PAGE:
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Valley students receive dose of reality


Valley students
receive dose of realityStudents at Valley
High School were given a
genuine “dose of reality”
Friday during an assem-
bly program presented by
Linda Dutil, RN emer-
gency room nurse from
the state of Maine who
currently travels across the
country, talking to elemen-
tary, middle, high school
and college students about
making proper choices in
their lives. The interac-
tive program used student
volunteers to demonstrate
exactly what happens
to a person in a hospital
emergency room who has
overdosed on drugs, alco-
hol, or any other harmful
“One of two things
immediately takes place
to rid the body of the
substance the patient
has ingested,” Dutil told
students. “They can either
voluntarily drink a thick,
chalky charcoal mixture
or, if they refuse, it will
be administered by a tube
inserted through their nose
and into their stomach.
Either way, we have to
completely empty the
stomach of its contents
before any more of the
ingested substance enters
the bloodstream.”
In addition to the sober-
ing live demonstration,
Dutil addressed some of
the myths commonly asso-
ciated with teenage party
“When a person has
had too much to drink,
their friends think they are doing them a favor by put-
ting them to bed to sleep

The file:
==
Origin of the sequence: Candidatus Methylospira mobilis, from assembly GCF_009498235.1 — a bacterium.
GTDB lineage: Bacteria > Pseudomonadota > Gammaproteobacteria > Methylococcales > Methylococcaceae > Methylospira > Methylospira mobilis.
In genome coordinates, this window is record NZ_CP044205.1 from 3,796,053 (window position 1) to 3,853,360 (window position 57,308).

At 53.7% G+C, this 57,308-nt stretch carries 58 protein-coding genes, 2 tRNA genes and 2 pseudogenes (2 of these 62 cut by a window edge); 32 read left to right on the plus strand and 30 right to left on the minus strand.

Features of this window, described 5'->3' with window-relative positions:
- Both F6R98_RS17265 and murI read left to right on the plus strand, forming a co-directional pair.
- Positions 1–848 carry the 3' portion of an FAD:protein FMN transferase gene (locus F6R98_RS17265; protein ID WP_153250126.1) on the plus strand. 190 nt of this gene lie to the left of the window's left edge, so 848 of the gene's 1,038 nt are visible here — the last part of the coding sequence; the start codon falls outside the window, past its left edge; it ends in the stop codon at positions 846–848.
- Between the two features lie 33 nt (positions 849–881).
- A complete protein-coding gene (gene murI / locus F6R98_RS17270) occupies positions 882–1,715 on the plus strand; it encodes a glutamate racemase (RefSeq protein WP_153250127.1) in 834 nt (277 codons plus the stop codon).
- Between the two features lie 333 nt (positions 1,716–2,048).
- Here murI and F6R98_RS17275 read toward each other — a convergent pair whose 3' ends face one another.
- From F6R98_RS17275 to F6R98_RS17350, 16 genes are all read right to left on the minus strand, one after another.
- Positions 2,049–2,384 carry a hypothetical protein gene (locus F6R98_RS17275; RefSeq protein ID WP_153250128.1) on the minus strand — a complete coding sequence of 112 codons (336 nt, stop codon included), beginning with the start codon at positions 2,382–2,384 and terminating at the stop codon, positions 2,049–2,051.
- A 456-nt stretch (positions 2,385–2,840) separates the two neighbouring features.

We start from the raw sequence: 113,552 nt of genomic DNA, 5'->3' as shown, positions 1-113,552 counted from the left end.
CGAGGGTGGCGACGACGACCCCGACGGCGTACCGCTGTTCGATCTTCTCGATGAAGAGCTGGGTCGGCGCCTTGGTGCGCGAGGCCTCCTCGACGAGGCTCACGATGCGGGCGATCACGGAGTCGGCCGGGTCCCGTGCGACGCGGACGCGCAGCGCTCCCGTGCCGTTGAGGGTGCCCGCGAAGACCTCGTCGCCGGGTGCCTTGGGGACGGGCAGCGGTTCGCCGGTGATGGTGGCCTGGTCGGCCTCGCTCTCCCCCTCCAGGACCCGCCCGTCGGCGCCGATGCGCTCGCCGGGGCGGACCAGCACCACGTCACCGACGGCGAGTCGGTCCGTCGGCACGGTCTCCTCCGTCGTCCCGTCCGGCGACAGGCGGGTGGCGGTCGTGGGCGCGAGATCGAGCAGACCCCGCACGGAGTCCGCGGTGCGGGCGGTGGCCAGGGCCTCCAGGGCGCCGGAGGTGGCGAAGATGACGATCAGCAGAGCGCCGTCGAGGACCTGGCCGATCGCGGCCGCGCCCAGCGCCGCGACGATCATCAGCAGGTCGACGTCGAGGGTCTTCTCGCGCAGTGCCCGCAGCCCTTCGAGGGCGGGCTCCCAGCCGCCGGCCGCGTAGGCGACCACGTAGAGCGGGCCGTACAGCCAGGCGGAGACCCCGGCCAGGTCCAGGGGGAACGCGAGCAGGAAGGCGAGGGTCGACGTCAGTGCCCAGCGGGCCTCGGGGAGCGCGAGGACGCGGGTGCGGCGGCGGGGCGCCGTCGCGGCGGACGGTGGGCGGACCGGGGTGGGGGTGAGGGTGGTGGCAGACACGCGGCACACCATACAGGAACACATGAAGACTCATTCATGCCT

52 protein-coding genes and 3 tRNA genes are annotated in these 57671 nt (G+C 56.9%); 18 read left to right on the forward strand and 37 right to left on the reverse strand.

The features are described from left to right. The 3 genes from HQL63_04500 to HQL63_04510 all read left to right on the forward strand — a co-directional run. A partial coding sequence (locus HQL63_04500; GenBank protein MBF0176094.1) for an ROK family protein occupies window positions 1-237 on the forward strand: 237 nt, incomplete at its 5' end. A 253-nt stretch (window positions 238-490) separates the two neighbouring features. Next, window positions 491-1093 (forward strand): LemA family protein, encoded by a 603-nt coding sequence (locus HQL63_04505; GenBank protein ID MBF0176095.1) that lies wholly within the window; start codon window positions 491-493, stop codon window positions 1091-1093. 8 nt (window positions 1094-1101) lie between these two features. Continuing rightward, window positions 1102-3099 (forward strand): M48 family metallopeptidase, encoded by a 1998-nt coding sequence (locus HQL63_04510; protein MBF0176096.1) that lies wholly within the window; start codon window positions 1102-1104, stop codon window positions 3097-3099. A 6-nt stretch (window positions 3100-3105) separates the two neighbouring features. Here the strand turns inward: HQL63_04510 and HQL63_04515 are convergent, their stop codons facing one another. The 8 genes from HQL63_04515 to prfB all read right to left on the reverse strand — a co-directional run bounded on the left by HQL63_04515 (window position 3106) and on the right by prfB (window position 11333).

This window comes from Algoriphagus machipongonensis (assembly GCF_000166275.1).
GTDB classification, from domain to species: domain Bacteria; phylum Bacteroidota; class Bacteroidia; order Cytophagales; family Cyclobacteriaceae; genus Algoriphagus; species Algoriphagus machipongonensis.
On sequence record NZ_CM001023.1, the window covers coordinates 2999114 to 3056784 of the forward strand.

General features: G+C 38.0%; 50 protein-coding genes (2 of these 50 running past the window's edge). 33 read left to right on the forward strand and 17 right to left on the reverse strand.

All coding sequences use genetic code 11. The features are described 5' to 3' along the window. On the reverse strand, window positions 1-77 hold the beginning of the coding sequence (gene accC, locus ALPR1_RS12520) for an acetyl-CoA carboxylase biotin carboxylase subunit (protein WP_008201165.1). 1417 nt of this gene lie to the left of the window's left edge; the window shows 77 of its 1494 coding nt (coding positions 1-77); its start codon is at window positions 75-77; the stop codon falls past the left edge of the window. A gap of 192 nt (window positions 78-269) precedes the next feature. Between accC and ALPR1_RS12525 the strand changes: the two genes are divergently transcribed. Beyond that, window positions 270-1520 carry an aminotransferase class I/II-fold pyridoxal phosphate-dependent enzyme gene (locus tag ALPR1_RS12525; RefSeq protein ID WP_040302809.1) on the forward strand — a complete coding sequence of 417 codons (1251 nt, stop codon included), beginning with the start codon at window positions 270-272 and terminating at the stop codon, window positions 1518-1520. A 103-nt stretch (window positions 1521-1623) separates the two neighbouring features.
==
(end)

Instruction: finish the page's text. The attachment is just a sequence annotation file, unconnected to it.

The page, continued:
it off. But in reality, this is
entirely the wrong thing
to do,” said Dutil. “If the
inebriated person is lying
on their back, they could
regurgitate and actually
suffocate on their own
vomit. It happens all the
Instead, Dutil said the
person should be laid on
the floor and on their side
to prevent such suffoca-
Another main topic of discussion focused
on the prevalent use of
e-cigarettes by teenagers,
who are led to believe that
the effects of “vaping” are
less harmful than conven-
tional cigarette smoking.
“In reality, most of
these vaping products
contain nicotine, the same
harmful chemical found in
tobacco. In addition, these
products are available in
virtually every flavor you
can imagine, which makes
them particularly ap-
pealing to young people.
However, these additives
result in direct damage to
the lungs,” said Dutil.
The program concluded
with a video presentation
featuring photos of drug
users before and after the
ravaging physical effects
of their addiction. In each
case, the individuals aged
dramatically in a very
short time span, suffer-
ing weight and tooth loss
along with skin sores.
By sharing her experi-
ences as a nurse, Dutil said
she hopes to help students
consider the consequences
of poor choices and enable
them to develop healthy
attitudes about life.
“The emergency room
is the last place anyone
wants to visit,” Dutil
stated. “My goal is to
make a lasting impression
on young people across
the country. I want to em-
power them with the skills
they need to make good
choices to stay healthy and
safe.”“If we can positively
impact the life of just one
person, programs like this
are worth our time and
effort to share,” added
Valley High School Princi-
pal Dr. Sherry Ashe. “We
want to do everything we
possibly can to help our
students avoid the tragic
consequences of poor
More information
about Linda Dutil and her
life-changing program is
available at